Is there any hypothesis on the minimum number of amino acids required for life?

  • $\begingroup$ One could argue that the answer is zero as long as you define a virus as a living thing, even if it uses (living) amino acids to reproduce it's not needed for survival. If you even talk about survival in viruses... This is however more of a philosophical sidenote... $\endgroup$
    – Zewz
    Dec 9, 2012 at 1:49

2 Answers 2


You can divide the 22 (including selenocysteine and pyrrolysine) proteinogenic amino acids into broad groups of similar amino acids. There are the hydrophobic amino acids like trypthophane, valine and leucine, the charged amino acids like glutamate and arginine and the polar amino acids like serine and threonine. There are some amino acids with unique features like cysteine which can form disulfide bonds.

Some amino acids are very similar, for example isoleucine and leucine, it is plausible that one of those would suffice to create most protein folds.

There are several examples of proteins designed with a smaller alphabet of amino acids, one example is the E. coli orotate phosphoribosyltransferase (Akanuma et al., 2002). The simplified enzyme consists of only 13 different amino acids and 88% of it are composed of only nine different amino acids. Even after those drastic changes the enzyme still folds correctly and has enzymatic activity.

There is one study (Fan and Wang, 2003) that tried to answer exactly the question you asked. They came to the conclusion that around 10 amino acids are necessary to create properly folding proteins:

First, we study the minimum sequence complexity that can reserve the necessary structural information for detection of distantly related homologues. Second, we compare the ability of designing foldable model sequences over a wide range of reduced amino acid alphabets, which find the minimum number of letters that have the similar design ability as 20. Finally, we survey the lower bound of alphabet size of globular proteins in a non-redundant protein database. These different approaches give a remarkably consistent view, that the minimum number of letters required to fold a protein is around ten.

Akanuma, S., Kigawa, T. & Yokoyama, S. Combinatorial mutagenesis to restrict amino acid usage in an enzyme to a reduced set. Proceedings of the National Academy of Sciences 99, 13549 -13553 (2002).

Fan, K. & Wang, W. What is the minimum number of letters required to fold a protein? J. Mol. Biol. 328, 921-926 (2003).

  • $\begingroup$ Thanks for pointing this study out, though don't you think it would be suprising if every codon for isoleucine in a bacterium were substituted for leucine that the bacteria lived? Not sure it would make it as there are often single cases where an otherwise innocuous particular amino acid was important. $\endgroup$
    – shigeta
    Oct 24, 2012 at 16:29

If you allow for the "RNA world" hypothesis, then the minimum number of amino acids needed for life would be zero, because RNA in that context would be self-replicating and would not need proteins (or their amino acids).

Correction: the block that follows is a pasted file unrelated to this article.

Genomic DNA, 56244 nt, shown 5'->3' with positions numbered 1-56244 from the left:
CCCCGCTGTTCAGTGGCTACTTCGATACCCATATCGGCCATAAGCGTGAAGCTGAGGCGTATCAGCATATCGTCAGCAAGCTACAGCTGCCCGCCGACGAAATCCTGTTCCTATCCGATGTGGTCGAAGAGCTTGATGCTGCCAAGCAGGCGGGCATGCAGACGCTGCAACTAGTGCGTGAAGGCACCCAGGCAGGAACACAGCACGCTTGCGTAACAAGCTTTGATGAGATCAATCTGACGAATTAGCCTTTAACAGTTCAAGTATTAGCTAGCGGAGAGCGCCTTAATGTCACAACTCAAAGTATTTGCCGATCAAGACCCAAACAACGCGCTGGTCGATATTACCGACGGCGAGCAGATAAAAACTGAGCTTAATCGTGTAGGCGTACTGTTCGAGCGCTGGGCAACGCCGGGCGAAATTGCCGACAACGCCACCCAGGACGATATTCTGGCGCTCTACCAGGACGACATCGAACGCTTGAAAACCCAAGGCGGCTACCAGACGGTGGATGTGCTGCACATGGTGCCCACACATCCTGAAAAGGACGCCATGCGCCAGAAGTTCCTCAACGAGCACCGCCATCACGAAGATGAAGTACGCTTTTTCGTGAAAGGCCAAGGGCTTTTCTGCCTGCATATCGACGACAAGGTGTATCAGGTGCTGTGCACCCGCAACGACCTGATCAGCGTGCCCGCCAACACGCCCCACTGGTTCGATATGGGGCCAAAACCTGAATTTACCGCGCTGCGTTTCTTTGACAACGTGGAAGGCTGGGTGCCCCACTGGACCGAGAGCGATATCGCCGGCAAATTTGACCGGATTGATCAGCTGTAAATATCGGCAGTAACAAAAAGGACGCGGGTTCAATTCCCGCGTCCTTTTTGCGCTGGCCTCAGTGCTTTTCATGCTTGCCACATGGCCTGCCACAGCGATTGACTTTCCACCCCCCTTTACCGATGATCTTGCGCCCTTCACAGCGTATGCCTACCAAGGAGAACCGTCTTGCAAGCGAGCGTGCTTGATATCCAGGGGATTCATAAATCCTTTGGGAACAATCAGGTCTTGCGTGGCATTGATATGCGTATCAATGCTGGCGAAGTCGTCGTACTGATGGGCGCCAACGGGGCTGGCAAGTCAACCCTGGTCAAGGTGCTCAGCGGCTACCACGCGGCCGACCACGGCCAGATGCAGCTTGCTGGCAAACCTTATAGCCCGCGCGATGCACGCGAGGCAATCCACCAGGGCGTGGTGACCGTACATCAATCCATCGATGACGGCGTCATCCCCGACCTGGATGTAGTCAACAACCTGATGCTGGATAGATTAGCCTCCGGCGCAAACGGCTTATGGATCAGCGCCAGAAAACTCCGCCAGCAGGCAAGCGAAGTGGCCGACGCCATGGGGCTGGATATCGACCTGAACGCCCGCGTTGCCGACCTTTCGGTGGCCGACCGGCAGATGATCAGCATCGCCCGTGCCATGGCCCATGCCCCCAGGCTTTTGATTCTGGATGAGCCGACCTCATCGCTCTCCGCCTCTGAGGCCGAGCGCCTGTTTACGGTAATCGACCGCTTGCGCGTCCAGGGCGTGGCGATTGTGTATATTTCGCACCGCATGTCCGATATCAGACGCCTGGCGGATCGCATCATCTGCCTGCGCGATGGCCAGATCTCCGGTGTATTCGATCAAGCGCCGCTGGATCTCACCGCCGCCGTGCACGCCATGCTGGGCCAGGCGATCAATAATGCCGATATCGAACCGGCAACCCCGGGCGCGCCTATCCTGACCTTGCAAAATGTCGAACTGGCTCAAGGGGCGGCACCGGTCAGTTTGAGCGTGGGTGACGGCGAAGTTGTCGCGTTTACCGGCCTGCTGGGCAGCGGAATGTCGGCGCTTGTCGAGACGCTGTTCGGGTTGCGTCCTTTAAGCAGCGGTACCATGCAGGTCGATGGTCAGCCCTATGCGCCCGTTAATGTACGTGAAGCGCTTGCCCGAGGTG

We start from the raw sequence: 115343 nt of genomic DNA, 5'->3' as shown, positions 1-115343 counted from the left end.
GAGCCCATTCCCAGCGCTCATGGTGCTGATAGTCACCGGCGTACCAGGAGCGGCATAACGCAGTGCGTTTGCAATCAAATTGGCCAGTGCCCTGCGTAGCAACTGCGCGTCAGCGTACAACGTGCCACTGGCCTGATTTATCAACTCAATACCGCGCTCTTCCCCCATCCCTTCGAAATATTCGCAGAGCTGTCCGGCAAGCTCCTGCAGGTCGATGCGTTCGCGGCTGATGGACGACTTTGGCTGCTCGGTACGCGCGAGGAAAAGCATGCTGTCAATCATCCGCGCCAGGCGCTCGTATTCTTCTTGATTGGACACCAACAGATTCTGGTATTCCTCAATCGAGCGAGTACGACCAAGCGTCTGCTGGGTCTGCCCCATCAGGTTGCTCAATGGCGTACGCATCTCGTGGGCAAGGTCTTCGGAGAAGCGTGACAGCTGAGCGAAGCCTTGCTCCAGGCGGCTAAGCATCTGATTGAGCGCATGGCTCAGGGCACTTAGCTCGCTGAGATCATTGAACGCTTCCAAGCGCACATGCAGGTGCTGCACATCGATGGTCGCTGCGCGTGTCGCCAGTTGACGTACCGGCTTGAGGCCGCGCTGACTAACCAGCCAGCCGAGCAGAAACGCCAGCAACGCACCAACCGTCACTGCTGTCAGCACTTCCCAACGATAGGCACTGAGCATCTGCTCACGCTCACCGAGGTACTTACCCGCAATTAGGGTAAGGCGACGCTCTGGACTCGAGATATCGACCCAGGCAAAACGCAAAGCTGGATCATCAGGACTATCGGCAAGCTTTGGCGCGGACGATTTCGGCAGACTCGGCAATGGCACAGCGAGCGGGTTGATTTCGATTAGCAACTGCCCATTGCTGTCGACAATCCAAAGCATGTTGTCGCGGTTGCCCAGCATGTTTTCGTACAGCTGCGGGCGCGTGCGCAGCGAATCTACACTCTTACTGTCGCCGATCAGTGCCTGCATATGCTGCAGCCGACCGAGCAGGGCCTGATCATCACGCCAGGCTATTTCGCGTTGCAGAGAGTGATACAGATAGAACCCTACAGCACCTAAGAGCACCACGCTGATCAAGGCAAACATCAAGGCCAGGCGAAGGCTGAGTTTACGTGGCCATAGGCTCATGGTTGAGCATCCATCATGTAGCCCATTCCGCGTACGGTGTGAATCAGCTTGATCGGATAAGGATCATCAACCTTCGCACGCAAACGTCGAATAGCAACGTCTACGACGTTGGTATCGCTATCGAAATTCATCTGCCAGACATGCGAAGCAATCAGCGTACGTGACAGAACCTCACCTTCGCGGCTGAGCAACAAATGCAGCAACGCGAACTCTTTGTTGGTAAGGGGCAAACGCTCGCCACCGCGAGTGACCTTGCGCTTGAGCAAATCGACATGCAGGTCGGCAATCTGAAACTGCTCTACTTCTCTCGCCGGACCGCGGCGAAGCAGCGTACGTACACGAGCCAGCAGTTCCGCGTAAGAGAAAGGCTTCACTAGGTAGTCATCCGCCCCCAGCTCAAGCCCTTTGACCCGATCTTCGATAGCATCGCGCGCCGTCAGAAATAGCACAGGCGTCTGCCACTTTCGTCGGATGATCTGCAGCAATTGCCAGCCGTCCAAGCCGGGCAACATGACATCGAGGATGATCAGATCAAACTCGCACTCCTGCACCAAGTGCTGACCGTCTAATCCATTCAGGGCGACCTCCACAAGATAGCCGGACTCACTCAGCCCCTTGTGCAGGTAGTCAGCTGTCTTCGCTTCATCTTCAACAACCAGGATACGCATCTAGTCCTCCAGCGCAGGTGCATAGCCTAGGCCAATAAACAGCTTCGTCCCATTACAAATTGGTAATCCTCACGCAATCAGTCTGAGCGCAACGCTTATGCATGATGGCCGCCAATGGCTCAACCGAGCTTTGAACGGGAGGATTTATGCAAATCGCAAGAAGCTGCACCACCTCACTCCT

Since this question was asked in 2012, with respect to modern life on Earth circa 2019, Craig Venter's lab put out a 2016 paper in Science about their engineered organism called JCVI-syn3.0.

This organism is engineered to contain the simplest, smallest set of genes required to sustain life, i.e., metabolism, reproduction, etc.

The latest version of its genome is 531 kb long and is made up of 432 protein-coding genes. In the Supplementary Materials of that paper, there is a file called Database S1, an Excel spreadsheet. The authors state that this spreadsheet contains the amino acid sequence of proteins coded for by genes in JCVI-syn3.0.

When we take this column and filter out non-protein-coding or untranslated genes, we get a listing of sequences, like so:


This text can be processed with a simple Python script to count the number of unique residues, e.g.:

#!/usr/bin/env python

import sys
import re

with open(sys.argv[1], 'r') as f: a = f.read()
b = re.sub('[\n-]', '', a) # strip out newlines and indels
len(list(set(b))) # count the number of unique codes

This answer suggests a minimally-viable organism codes for proteins that, altogether, use 20 amino acids.

I did not create a frequency table to see what is most commonly used, or what is least used, and what might be hypothetical targets for substitution with other amino acids. But that might be an avenue for further exploration.

In the future, Venter or other labs may find that there are ways to engineer an organism to use fewer genes, or protein-coding genes that use fewer amino acids or which use synthetic amino acids that have redundant chemical features that could allow it to substitute multiple residues, while preserving the protein's function.

  • 1
    $\begingroup$ The RNA world hypothesis does not preclude a peptide world preceeding it — only that DNA came later and that RNA had catalytic properties. Ventner's experiments do not relate to evolution, where it is difficult to envisage all amino acids emerging at once. It is more likely that certain simple amino acids were generated in the primaeval soup and formed peptides before the more sophisticated RNA bases emerged. The peptide backbone has the ability to bind certain metal ions, especially the Fe-S complexes involved in ancient redox reactions. $\endgroup$
    – David
    Mar 30, 2019 at 10:37

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